It’s the summer of 2009, and I’m slowly meandering down a shady Forest Service road, butterfly net in hand and royal blue hard hat on my head. Suddenly, I see a flicker of movement near a small puddle just ahead. I freeze, and then slowly start to creep forward. A few calculated (and then not so calculated) swings later, I have my target in hand. A small brown hairstreak butterfly. Exultant, I grin at my coworker and do a little dance, and then recompose myself and continue along the transect. Hazy beams of light pierce through the tall western hemlock trees overhead. A few bees and flies buzz around some roadside daisies and Columbia lilies, but otherwise it is quiet.
That little hairstreak was the only one I found that summer, working as an intern on the Willamette National Forest in Oregon. I was part of a team testing a new survey protocol for the Johnson’s hairstreak (Callophrys johnsoni), one of only two butterfly species in the Pacific Northwest that feeds on dwarf mistletoes (Arceuthobium spp.) in its larval stage. It leads a highly secretive lifestyle, appearing to spend most of its time in the tree canopy and occasionally descending to the forest floor to bask in the sun and seek nutrients from flowers, puddles, and springs. Originally described in 1904 by Henry Skinner from specimens collected in British Columbia, Johnson’s hairstreak is now known from British Columbia south to central California and east to western Idaho. However, its stronghold appears to be mistletoe laden west-side forests of the Oregon and Washington Cascades.
Mistletoe is a parasitic flowering plant that attaches to the stems and branches of other plants. There are many different species found throughout the world, but Johnson’s hairstreak relies on various types of dwarf mistletoes. If you have ever walked through an old growth hemlock forest in the western Cascades, you have probably seen evidence of its existence. This tree parasite causes branch swelling and witches’ brooms—deformed branches that form dense clusters in the canopy. Dwarf mistletoes are native components in many forests, and they provide important food sources and nesting sites for a wide variety of invertebrates, birds, and small mammals. In the Pacific Northwest, these mistletoes are found on a wide range of conifers including Douglas-fir, western hemlock, ponderosa pine, and true firs. Dwarf mistletoe spreads by seeds, which are covered in a highly sticky substance that helps them adhere to potential host trees. Upon contact with an appropriate host, the mistletoe’s seeds will germinate and send small root-like structures down into the tree branch, seeking water and nutrients. It can then take several years before visible shoots emerge, and a few more years after that to produce flowers. Once it has flowered and fruited, its seeds can be dispersed in one of two ways—by hitching a ride to a new site via a bird or other animal, or by using hydrostatic expulsion to shoot seeds at speeds up to 60 miles per hour and at distances of up to 50 feet!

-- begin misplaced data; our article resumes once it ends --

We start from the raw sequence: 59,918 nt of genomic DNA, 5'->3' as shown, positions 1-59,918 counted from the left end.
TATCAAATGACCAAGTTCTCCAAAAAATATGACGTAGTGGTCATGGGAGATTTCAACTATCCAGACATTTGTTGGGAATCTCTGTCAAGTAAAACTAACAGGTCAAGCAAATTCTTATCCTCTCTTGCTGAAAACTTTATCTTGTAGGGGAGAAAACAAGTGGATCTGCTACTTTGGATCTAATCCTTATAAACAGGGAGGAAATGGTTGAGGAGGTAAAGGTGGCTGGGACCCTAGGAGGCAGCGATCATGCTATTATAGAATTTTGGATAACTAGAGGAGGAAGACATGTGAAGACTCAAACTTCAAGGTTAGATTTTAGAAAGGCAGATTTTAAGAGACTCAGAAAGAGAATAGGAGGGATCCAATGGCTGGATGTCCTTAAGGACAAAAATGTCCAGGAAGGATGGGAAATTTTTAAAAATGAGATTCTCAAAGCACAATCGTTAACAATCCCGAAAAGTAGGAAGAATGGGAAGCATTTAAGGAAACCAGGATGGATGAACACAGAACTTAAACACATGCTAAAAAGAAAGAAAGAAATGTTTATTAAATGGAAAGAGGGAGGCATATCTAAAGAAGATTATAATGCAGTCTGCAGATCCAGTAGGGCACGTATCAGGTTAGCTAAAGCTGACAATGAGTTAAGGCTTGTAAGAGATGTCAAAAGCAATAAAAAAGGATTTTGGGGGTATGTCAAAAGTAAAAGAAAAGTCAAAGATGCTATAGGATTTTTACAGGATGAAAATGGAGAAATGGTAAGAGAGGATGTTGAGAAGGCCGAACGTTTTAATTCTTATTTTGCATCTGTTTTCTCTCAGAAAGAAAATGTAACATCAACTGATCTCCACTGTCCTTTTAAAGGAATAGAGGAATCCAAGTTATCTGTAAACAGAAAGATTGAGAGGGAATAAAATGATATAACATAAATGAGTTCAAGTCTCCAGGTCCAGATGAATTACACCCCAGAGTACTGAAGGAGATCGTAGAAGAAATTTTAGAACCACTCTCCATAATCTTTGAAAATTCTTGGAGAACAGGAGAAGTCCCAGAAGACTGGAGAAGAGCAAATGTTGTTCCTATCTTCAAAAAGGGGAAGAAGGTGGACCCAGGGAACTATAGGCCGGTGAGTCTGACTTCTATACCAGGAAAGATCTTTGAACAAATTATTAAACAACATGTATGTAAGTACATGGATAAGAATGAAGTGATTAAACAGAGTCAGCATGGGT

The visible shoots that appear after a few years are what Johnson’s hairstreak caterpillars depend on for survival. Dwarf mistletoes tend to be mostly leafless, instead composed of knobby succulent growths that provide the perfect camouflage for Johnson’s yellowish-green caterpillars. These caterpillars will go through several instars, or molts, as they grow, eventually pupating to wait out the winter. Adults can be found throughout the summer and even into early fall, depending on elevation.
In the eight years since I first worked with this species, researchers and agency biologists have learned a lot more about where Johnson’s hairstreak occurs and how best to survey for it. To assess the current state of our knowledge regarding this species, Xerces has been working with the Interagency Special Status Species Program (ISSSSP) in Oregon and Washington to develop a conservation assessment for Johnson’s hairstreak. Conservation assessments are great tools for evaluating potential project impacts and working with land managers to develop site-specific management guidelines and other recommendations. At their core, these assessments include information on the taxonomy, range, known distribution, and habitat needs of a species, but they may also provide information on critical research needs, monitoring recommendations, and other details that are relevant to land managers and others.
Now that we know where we stand, we have a much better idea of our conservation and research priorities. As usual, the list of questions is long. Is Johnson’s hairstreak a rare species, or just rarely encountered? What factors limit this species’ populations? What are its microhabitat needs? How will climate change and associated changes in wildfire frequency and severity affect this butterfly and its host plant? And, ultimately, how do we as conservation biologists accurately assess the population status of a secretive species that’s associated with a parasitic plant that lives in the tree canopy?